India currently stands in a moment of opportunity in which it is evident that transitioning to low-carbon systems can bring about economic growth. The falling costs of renewable energy, ambitious government plans for rapid deployment of renewable energy, and increasing financial support from international governments and investors all indicate that the transition to a low-carbon economy is not only possible, but already underway.
As a part of the 2015 international Paris Agreement on climate change, India has pledged a reduction in emissions intensity of 33-35% by 2030 from 2005 levels. India has also set a target to transition to non-fossil fuel based energy for 40% of its cumulative electricity generation capacity by 2030. However, the work remains to figure out the practicalities of the low-carbon transition at the national, sectoral, and industrial levels. One key sector of the Indian economy that could set a strategic example for decarbonization and meeting India’s 2030 targets is the rail transport system, and specifically Indian Railways (IR), India’s national railway service.
IR is currently the world’s second largest railway network and is the single largest consumer of electricity in India, consuming about 18 TWh per year, or roughly 2% of the country’s total power generation. IR also consumes 2.6 billion liters of diesel annually, or 3.2% of the total diesel consumption of the transport sector in India. In addition, the energy demand of IR is expected to triple by 2030 to 49 TWh due to increasing passenger volume.
Because of the volume of IR’s energy consumption, prioritizing decarbonization of Indian Railways could help India achieve its 2030 emissions reduction goals as well as improve energy security by reducing fossil fuel imports. In addition, decarbonization may be a more cost-effective option that is cheaper than the business-as-usual scenario for IR in the long run.
In this report, we have identified different potential pathways to decarbonization of IR by 2030 and examined their cost-effectiveness and feasibility.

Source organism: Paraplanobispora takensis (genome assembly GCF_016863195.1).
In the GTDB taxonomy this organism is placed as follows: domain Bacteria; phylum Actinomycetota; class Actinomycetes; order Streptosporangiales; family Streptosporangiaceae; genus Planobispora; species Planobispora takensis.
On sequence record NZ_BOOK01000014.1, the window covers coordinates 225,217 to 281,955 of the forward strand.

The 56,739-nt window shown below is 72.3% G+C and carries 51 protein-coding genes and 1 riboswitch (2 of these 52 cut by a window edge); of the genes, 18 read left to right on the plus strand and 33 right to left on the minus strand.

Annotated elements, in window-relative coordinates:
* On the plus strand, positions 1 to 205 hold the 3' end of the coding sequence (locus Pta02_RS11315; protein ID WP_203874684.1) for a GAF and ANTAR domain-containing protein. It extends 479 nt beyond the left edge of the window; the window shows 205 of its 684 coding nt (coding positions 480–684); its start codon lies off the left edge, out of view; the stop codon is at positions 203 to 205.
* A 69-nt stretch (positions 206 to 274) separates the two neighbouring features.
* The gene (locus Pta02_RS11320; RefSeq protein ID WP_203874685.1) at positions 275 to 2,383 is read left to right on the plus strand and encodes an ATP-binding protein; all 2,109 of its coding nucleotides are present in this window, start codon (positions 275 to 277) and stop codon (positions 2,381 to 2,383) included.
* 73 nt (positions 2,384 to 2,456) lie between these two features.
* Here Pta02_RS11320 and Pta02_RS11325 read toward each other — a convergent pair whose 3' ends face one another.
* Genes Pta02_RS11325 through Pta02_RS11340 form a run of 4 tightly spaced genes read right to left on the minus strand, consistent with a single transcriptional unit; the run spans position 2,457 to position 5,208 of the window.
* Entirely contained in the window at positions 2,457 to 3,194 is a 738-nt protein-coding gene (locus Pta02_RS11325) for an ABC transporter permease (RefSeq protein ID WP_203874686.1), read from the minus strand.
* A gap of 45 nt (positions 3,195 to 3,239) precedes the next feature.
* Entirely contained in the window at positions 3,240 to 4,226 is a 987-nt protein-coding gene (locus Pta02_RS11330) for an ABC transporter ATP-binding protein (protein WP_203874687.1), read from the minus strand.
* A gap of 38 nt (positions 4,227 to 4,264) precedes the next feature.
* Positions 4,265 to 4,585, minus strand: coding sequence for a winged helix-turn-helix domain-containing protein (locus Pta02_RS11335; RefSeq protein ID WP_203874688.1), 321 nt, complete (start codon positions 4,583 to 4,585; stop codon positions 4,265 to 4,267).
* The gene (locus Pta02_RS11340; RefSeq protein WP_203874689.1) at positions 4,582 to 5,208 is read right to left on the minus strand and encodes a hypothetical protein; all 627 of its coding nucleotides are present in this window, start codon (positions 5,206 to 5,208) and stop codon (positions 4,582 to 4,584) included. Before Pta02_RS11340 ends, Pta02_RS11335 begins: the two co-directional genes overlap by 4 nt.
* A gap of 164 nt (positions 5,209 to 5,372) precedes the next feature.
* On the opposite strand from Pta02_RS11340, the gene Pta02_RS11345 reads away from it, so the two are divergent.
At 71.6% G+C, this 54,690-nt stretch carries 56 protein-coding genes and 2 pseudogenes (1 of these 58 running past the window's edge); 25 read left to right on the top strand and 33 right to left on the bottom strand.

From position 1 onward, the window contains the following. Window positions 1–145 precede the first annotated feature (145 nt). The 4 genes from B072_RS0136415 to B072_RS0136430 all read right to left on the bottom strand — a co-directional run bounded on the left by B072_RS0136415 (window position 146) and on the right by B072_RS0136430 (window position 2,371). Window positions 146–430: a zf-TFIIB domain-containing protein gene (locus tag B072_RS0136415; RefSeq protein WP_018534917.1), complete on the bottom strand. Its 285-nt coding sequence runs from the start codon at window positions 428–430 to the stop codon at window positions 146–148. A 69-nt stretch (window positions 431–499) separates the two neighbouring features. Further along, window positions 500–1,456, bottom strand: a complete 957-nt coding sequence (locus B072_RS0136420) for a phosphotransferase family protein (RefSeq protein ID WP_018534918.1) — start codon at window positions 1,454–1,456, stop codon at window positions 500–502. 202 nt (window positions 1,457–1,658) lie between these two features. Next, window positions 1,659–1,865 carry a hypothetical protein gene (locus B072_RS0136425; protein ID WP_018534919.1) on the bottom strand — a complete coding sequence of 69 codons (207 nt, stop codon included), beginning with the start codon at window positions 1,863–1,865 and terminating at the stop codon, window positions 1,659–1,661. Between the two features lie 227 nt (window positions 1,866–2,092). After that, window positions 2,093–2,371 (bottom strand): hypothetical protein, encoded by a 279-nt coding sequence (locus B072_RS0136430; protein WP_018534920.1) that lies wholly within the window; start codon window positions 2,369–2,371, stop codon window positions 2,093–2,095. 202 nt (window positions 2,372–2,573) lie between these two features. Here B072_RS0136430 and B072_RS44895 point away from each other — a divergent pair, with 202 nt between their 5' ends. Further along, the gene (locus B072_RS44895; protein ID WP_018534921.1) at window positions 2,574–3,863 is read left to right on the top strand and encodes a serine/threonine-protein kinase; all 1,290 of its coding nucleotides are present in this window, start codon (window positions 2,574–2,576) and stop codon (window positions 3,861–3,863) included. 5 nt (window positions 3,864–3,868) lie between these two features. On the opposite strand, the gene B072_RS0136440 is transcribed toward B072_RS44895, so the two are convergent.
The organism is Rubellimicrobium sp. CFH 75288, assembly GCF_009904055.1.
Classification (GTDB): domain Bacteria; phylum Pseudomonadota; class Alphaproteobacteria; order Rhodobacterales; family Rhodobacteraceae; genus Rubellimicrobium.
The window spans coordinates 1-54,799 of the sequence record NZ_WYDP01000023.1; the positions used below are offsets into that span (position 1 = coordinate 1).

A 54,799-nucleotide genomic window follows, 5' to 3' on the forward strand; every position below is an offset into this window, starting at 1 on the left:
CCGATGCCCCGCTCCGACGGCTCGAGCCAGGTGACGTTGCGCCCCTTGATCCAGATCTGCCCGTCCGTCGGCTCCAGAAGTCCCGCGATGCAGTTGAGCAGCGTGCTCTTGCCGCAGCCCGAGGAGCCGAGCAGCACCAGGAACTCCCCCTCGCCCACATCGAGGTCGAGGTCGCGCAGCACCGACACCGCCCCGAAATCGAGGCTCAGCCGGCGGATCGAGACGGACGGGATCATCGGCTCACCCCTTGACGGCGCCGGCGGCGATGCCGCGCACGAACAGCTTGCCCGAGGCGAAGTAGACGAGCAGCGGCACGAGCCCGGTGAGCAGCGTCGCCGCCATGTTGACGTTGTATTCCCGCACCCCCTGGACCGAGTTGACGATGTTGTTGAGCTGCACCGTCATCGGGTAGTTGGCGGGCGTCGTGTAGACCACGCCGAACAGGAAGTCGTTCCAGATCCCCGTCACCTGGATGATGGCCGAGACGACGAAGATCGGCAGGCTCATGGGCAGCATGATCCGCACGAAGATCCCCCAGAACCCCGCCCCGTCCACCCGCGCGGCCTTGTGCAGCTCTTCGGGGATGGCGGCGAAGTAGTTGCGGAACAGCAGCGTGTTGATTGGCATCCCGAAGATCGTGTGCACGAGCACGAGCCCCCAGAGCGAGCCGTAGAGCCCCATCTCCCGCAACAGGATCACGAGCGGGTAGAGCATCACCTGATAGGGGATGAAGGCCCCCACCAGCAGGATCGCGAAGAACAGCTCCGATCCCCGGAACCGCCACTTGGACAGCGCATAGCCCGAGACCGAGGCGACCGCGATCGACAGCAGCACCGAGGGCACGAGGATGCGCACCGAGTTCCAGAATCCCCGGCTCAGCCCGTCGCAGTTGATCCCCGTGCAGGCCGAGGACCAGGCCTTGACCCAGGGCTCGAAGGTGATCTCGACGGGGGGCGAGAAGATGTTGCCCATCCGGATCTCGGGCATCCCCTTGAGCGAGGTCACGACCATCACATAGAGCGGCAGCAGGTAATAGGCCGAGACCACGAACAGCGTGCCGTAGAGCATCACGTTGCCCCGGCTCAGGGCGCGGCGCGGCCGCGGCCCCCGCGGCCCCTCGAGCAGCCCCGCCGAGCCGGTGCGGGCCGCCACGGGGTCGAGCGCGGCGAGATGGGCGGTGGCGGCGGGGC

A first and essential step to decarbonization of IR is to transition to an electrified rail network, and away from a diesel-powered rail network. As of 2015, IR used predominantly coal-based power and diesel fuel. It had electrified 38% of its track (in route kms), which carries approximately 63% of freight traffic and 50% of passenger traffic. An electrified rail network can more easily transition to clean energy alternatives such as solar and wind power, whereas there is limited availability of clean fuel alternatives. In line with this, IR already has aggressive plans for electrification.
Assuming electrification to the maximum extent possible, we have identified and examined eight possible decarbonization pathways separately for the traction segment (energy use for the railroads) and the non-traction segment (energy use for the supporting infrastructure: the stations, service buildings, street lighting, etc.) of IR. The different scenarios we considered are: captive generation (where IR builds and owns renewable energy capacity) vs. purchasing renewable energy; at a normal rate (100% decarbonization by 2030) vs. at an accelerated rate (100% decarbonization by 2020); and an all solar power pathway vs. a mix of solar and wind power.
In order for decarbonization of IR to be successful, it’s necessary for the pathway to decarbonization to be both cost-effective and feasible to implement. We have examined the cost-effectiveness of each pathway, as well as potential barriers to implementation.
Solar and wind power are the most feasible clean electricity options for IR, because other renewable sources have much longer construction times. While an all-solar pathway would be cheaper in terms of pure generation costs, a mix of solar and wind would provide a more balanced generation profile, and thus lower balancing costs. As we found that an all solar pathway is only 6% cheaper than a mixed solar and wind pathway, and a mix of solar and wind power might have lower overall costs due to lower balancing costs, we calculated the costs of each decarbonization pathway assuming a mix of solar and wind power.